Thos. S. Lawson, Atty. Gen., and Wm. H. Loeb and John W. Lapsley, Asst. Attys. Gen., for the State.
The requirements that the tax be passed on as provided by the Sales Tax Act is a valid exercise of the police power of the State. Doby v. State Tax Comm., 234 Ala. 150, 174 So. 233; Long v. Roberts Son, 234 Ala. 570, 176 So. 213; City of Covington v. State Tax Comm., 257 Ky. 84, 77 S.W.2d 386; DeAryan v. Akers, Cal.Sup., 87 P.2d 695; Felt Tarrant Mfg. Co. v. Gallagher, 59 S.Ct. 376, 83 L.Ed. ___; Pierce Oil Corp. v. Hopkins, 264 U.S. 137, 44 S.Ct. 251, 68 L.Ed. 593; 47 Harvard L.R. 868. If the tax is construed to be wholly or partially levied against the consumer, the incidental burden upon the seller to collect tax from the consumer is not in contravention of the due process clause of the Fourteenth Amendment to the Constitution of the United States. Pierce Oil Corp. v. Hopkins, supra; Felt Tarrant Mfg. Co. v. Gallagher, supra; Doby v. State Tax Comm., supra; Lone Star Cement Co. v. State Tax Comm., 234 Ala. 465, 175 So. 399. The use of tokens as administrative measure enforced for convenience of making payment and collection of the tax is authorized by the Act. Such provisions are directory, made subject to adoption of administrative rules and regulations, governing issuance, circulation, cancellation or redemption of revenue tokens. Gen. Acts 1936-7, pp. 125, 140, ? 26; Morrow v. Henneford,182 Wn. 625, 47 P.2d 1016. The provisions requiring sales tax to be separated from and added to purchase price and passed on or collected from purchaser are necessary incidental enforcement measures, facilitating accounting and tending to prevent tax evasion. Authorities, supra. The indictment is not subject to demurrer as containing alternative averments not charging an offense. Barnett v. State, 54 Ala. 579; 12 Ala.Dig., Indictment and Information, 72.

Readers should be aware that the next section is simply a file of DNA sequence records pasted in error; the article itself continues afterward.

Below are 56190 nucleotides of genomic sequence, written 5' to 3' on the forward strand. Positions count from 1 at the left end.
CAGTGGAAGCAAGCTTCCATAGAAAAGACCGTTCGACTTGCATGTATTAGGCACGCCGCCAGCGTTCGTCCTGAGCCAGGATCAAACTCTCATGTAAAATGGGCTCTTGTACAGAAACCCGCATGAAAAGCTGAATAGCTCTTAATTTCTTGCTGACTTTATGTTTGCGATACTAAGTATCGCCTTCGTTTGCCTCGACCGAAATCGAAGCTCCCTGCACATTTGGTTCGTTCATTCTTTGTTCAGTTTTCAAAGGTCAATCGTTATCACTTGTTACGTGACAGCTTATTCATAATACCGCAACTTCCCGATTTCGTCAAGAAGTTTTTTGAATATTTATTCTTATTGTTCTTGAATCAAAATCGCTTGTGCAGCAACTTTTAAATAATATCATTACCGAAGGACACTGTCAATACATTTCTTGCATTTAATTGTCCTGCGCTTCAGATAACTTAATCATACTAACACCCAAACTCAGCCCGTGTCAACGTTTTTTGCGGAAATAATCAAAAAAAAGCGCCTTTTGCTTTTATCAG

The indictment in this case charged a violation of Section 24 of an Act of the Legislature (approved February 23, 1937), entitled “An Act to provide for the general revenue of the State of Alabama”, and to repeal an Act entitled, “To be entitled an Act to amend an Act entitled, ‘An Act to provide for the general revenue of the State of Alabama, approved July 10, 1935’, by adding Schedule 155.4A and Schedule 155.4B to Section 348 of said Act, approved December 17, 1936.” (Said Section to be found in General and Local Acts Alabama, Special Session, 1936-1937, Pages 125, 139.)